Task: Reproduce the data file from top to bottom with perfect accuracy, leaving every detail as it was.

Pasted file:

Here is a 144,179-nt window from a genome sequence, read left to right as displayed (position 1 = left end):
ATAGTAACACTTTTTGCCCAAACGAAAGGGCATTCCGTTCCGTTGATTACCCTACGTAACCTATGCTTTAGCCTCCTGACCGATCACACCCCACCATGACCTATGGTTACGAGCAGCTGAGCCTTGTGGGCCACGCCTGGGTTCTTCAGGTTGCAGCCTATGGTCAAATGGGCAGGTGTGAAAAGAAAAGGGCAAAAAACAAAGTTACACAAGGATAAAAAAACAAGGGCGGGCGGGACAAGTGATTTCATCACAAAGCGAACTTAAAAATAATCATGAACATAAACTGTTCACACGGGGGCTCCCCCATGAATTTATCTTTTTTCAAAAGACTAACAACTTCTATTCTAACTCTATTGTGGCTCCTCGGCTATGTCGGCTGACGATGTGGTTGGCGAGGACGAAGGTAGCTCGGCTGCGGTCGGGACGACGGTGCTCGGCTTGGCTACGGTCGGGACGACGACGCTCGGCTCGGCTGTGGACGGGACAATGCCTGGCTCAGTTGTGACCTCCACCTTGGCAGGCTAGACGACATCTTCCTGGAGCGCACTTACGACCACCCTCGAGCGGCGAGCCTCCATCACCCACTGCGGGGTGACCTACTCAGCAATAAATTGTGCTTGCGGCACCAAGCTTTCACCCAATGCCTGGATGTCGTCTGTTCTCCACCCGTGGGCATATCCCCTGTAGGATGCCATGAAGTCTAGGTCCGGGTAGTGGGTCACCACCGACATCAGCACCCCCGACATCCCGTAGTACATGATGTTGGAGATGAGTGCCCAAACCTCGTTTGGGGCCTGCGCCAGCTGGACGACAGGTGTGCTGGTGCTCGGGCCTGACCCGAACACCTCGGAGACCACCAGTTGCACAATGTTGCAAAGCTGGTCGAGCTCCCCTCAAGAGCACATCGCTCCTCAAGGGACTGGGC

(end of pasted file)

Here is a 144,179-nt window from a genome sequence, read left to right as displayed (position 1 = left end):
ATAGTAACACTTTTTGCCCAAACGAAAGGGCATTCCGTTCCGTTGATTACCCTACGTAACCTATGCTTTAGCCTCCTGACCGATCACACCCCACCATGACCTATGGTTACGAGCAGCTGAGCCTTGTGGGCCACGCCTGGGTTCTTCAGGTTGCAGCCTATGGTCAAATGGGCAGGTGTGAAAAGAAAAGGGCAAAAAACAAAGTTACACAAGGATAAAAAAACAAGGGCGGGCGGGACAAGTGATTTCATCACAAAGCGAACTTAAAAATAATCATGAACATAAACTGTTCACACGGGGGCTCCCCCATGAATTTATCTTTTTTCAAAAGACTAACAACTTCTATTCTAACTCTATTGTGGCTCCTCGGCTATGTCGGCTGACGATGTGGTTGGCGAGGACGAAGGTAGCTCGGCTGCGGTCGGGACGACGGTGCTCGGCTTGGCTACGGTCGGGACGACGACGCTCGGCTCGGCTGTGGACGGGACAATGCCTGGCTCAGTTGTGACCTCCACCTTGGCAGGCTAGACGACATCTTCCTGGAGCGCACTTACGACCACCCTCGAGCGGCGAGCCTCCATCACCCACTGCGGGGTGACCTACTCAGCAATAAATTGTGCTTGCGGCACCAAGCTTTCACCCAATGCCTGGATGTCGTCTGTTCTCCACCCGTGGGCATATCCCCTGTAGGATGCCATGAAGTCTAGGTCCGGGTAGTGGGTCACCACCGACATCAGCACCCCCGACATCCCGTAGTACATGATGTTGGAGATGAGTGCCCAAACCTCGTTTGGGGCCTGCGCCAGCTGGACGACAGGTGTGCTGGTGCTCGGGCCTGACCCGAACACCTCGGAGACCACCAGTTGCACAATGTTGCAAAGCTGGTCGAGCTCCCCTCAAGAGCACATCGCTCCTCAAGGGACTGGGC